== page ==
Revealed: huge bill for police informers
Wednesday 29 July 2009
The Police Service of Northern Ireland (PSNI) spends more on informants than almost every other police force in the UK, it was revealed today.
For the first time ever the amount of money that police forces spend on informants has been released with payouts topping £6m across every police force.
The PSNI bill for people with information on criminal activity in the past year was £299,000 — more than every other force except the Metropolitan and Greater Manchester.
The figures will reignite the debate over the use of the controversial police tactics as well as accountability.
A spokeswoman for the PSNI today said that the police force “does not discuss intelligence matters”.
But Sinn Fein Policing Board member Daithi McKay MLA (Member of the Legislative Assembly) said he was concerned about the revelations and added that more accountability is needed from the PSNI on the issue.
“There is too much focus being placed on gathering intelligence and information in this way.
“The PSNI want to solve crimes such as drug dealing and anti-social behaviour which is a big concern for communities, particularly in working class areas, however they need to gather the confidence of such communities to get them engaging with police, rather than resorting to tactics, like paying touts, who will often have their own agenda,” he said.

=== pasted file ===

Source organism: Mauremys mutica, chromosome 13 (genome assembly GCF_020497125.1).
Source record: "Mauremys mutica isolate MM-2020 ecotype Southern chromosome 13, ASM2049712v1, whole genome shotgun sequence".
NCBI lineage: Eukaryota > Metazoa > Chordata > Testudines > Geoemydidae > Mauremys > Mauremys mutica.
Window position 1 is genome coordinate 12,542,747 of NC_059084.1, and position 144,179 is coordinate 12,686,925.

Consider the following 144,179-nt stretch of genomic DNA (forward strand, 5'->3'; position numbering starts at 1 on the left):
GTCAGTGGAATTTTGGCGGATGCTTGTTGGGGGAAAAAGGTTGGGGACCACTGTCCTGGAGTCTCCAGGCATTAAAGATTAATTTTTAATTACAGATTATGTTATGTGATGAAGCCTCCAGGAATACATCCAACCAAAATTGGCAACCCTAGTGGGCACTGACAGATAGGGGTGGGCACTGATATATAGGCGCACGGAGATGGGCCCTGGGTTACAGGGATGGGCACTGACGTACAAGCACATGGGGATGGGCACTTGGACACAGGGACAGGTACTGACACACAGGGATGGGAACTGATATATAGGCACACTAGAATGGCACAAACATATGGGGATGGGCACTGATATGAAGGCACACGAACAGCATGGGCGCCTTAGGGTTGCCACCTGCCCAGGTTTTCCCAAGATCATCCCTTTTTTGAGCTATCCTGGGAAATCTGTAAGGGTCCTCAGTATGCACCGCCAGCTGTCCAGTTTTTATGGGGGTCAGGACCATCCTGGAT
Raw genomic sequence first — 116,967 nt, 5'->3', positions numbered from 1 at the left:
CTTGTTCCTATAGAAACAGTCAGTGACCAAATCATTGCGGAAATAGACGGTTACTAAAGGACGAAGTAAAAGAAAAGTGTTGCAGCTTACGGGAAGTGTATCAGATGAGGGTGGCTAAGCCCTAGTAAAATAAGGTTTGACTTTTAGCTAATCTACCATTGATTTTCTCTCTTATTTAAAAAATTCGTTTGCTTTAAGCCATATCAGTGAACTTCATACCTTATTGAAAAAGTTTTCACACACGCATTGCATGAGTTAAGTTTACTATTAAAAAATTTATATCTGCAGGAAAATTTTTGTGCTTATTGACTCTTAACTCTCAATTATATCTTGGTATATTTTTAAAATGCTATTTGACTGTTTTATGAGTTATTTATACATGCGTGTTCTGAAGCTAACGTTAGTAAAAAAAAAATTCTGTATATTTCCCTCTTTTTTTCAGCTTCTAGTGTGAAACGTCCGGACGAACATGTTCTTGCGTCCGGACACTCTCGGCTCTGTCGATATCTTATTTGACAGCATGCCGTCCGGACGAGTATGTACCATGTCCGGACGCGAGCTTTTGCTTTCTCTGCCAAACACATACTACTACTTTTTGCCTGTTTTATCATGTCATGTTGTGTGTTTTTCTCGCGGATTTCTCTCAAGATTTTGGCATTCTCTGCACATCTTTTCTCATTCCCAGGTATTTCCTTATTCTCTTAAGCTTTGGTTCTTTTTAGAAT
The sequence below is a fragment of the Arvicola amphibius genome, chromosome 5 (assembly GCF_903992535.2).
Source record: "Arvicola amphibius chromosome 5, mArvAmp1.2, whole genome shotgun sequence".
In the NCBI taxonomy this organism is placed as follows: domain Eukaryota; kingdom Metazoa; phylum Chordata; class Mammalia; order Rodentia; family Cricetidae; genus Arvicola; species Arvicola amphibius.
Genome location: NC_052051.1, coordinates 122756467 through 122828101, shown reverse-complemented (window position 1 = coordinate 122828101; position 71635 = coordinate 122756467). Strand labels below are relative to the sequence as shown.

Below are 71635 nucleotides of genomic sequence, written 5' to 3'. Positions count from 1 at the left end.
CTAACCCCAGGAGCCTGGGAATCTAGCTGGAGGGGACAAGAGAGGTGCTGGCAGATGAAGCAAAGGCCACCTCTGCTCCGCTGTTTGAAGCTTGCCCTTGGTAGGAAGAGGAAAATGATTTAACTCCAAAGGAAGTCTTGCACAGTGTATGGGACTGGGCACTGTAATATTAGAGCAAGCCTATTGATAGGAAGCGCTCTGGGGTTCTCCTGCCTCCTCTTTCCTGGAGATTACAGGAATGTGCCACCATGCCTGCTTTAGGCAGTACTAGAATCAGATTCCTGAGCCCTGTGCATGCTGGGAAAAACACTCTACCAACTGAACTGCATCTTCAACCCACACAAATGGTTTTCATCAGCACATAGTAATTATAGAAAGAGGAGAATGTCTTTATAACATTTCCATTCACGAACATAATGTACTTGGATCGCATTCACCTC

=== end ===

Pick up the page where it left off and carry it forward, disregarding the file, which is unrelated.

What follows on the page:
“Obviously we all know the stories about informers in the north before and their agendas. It is not the way we want to go forward in terms of community policing.
“We do not need policing based on paying people off to inform on communities and gather intelligence on communities. This is something we have raised at the Policing Board in the past and will continue to do so.”
Social Democratic and Labour Party (SDLP) Policing Board member Dolores Kelly MLA said the wider question is how the informants are being managed.
“Because of the history of the past in Northern Ireland this is something that the SDLP is very vigilant on.
“It would be very naive of me to say informants were not used in any democratic society by the police. It does depend on how then they are managed and that they do not get a carte blanche in terms of their own criminal enterprises.”
According to the information obtained under the Freedom of Information Act, other forces with large bills for “covert human intelligence sources” — as informants are officially termed — include the Metropolitan Police, which spent £1.8m in 2008/09, Greater Manchester Police, which spent £329,497 and West Midlands Police, which spent £291,780.
The Association of Chief Police Officers said the system was “vital in bringing offenders to justice”.
Patricia Gallan, Assistant Chief Constable of Merseyside Police and chairman of ACPO's National Source Working Group, said the use of informants had proved essential in cases ranging from serious organised crime to burglary. “Each force is audited on their use of informants and is subject to a robust annual inspection by the Office of Surveillance Commissioners to ensure compliance with the law. They are a valuable source of intelligence and their use is justifiable and proportionate when set against other police tactics,” she told BBC 5 Live.
One of the most notorious police touts in Northern Ireland is Mark Haddock, one-time leading member of the Ulster Volunteer Force (UVF).
Haddock worked as an informant for the Royal Ulster Constabulary (RUC)’s Special Branch during the Troubles.
He was last week charged with the murder of John Harbinson, who was beaten to death in the north of the city in 1997.
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